A lack of security from their short-term farm business tenancy has prompted a young couple to put their machinery fleet up for auction and emigrate to New Zealand.
For the past decade, new entrants Sarah and Scott Haywood have been building a successful contracting business in Cambridgeshire and, having secured a tenancy on a county council holding in 2017, thought they had cemented their farming future in the UK.
“It was only a five-year farm business tenancy at the outset, but we were led to believe that this would be extended to fifteen years if everything was going well at the time of renewal,” says the couple.
Regular readers might recognise the Haywoods and their machinery as they featured in our What’s in Your Shed? series earlier this year.
At the time they had big plans to invest and develop the business. But shortly afterwards, Cambridgeshire County Council announced that they would only be granted an additional three years at the farm, and they would lose two-thirds of the land.
They were also told that after this period they would have to reapply and risk losing the farm to another applicant.
“We had a few sleepless nights and, after planning different scenarios, worked out that it was too risky for us to keep doing what we were doing. Our plan was always to farm as well as run a contracting business and if we lost the tenancy, it would be too much of a setback.”
The pair looked at other opportunities but couldn’t find any attractive options opening in the next few years.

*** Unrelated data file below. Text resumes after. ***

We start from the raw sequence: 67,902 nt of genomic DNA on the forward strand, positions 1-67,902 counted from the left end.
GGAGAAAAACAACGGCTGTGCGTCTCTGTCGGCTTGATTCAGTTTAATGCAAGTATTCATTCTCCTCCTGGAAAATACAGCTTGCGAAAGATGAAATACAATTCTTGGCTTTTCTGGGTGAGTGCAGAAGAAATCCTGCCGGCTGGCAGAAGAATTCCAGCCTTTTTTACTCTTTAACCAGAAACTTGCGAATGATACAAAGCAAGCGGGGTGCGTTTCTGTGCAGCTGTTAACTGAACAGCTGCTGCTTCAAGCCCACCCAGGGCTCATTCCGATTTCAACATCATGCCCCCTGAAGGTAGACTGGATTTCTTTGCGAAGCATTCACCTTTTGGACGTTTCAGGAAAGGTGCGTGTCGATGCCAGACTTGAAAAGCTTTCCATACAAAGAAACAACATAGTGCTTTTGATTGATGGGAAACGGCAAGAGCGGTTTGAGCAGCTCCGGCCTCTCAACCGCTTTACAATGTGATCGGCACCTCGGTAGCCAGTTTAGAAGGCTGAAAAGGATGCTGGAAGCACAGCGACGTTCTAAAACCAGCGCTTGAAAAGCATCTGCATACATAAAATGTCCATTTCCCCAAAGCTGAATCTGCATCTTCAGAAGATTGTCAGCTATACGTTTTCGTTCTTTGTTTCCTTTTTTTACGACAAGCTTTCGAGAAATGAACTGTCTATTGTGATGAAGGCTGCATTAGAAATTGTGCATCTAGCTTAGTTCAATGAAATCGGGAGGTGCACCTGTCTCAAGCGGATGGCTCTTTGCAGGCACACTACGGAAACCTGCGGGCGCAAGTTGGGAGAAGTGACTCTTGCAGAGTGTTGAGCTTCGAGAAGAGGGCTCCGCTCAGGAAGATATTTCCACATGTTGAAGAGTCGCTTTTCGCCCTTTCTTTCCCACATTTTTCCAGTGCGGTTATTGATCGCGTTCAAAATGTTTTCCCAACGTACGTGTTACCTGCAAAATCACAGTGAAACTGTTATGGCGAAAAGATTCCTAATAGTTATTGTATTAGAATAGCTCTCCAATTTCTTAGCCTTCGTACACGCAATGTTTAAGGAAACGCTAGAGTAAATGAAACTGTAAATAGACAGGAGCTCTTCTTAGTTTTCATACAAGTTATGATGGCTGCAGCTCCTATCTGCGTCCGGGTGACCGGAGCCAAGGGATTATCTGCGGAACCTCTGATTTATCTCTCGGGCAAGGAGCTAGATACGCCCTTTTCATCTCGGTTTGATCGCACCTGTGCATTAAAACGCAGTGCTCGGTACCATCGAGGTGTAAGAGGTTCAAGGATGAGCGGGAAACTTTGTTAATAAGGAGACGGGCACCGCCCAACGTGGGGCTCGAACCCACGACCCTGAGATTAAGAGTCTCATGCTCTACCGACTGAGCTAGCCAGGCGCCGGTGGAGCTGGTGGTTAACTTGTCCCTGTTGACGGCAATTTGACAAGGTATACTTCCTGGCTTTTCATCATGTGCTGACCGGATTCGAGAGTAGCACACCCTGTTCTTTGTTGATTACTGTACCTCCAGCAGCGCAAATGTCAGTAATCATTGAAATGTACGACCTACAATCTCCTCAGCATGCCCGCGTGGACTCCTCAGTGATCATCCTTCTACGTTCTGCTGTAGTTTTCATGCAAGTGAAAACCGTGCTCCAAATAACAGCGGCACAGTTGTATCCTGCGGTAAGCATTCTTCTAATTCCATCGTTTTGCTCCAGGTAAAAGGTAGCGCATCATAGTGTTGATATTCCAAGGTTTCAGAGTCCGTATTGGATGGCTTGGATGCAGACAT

Having worked in New Zealand, Mr Haywood was familiar with the farming system and could see more potential for them to establish a successful business there. A trip to the country in June 2022 sealed the deal and, shortly after, Mr Haywood was offered a position as operations manager for a large contracting firm in Mid Canterbury.
This will give them a solid base from which to start, and they hope to buy a farm of their own in the next few years. “We’ve tried to turn the setback into a positive and we’re looking forward to starting afresh and getting ourselves re-established,” they say.
Before emigrating, the Haywoods are auctioning their sizeable fleet of modern machinery on 13 September. The sale is being run by auctioneer Cheffins and will be held at the couple’s farm in Rampton, Cambridgeshire.
There will be more than 150 lots, headed by four John Deere tractors, the newest of which is a 2022 6195R (pictured above) with an estimate of £110,000-£120,000.
Other frontline machinery includes a 2009 Claas Jaguar 960 self-propelled forager (pictured below) which is expected to sell for £60,000-£70,000 and a New Holland TX68 combine with a guide of £18,000-£20,000.
A host of implements are also up for grabs, such as Bunning and Agrihire muckspreaders, Bailey trailers, a John Deere trailed sprayer and 5m Horsch Joker 5RT cultivator.
See also: Handy checklist for buying a second-hand tractor
Haywood Farms, New Farm, Cow Lane, Rampton, Cambridgeshire – Tuesday 13 September 2022
Tractors 2022 John Deere 6195R; 2016 John Deere 6195R; 2011 John Deere 7530; 2010 John Deere 6330; 1999 Massey Ferguson 4255; Massey Ferguson 184S and 590
Forage harvester 2009 Claas Jaguar 960
Combine harvester 1998 New Holland TX68 with 24ft header
Excavator 2016 JCB JS130LC
Loader 2007 JCB 531-70 Agri Super
Implements 2019/2017 Bunning Lowlander 150 and Agrihire 15t muckspreaders; 2021/2014 Bailey 15t trailers; 2017 Horsch Joker 5RT cultivator; 2017 Kuhn Maxima 2T maize drill; 2004 John Deere 822 sprayer with 24m boom, Massey Ferguson 190LB baler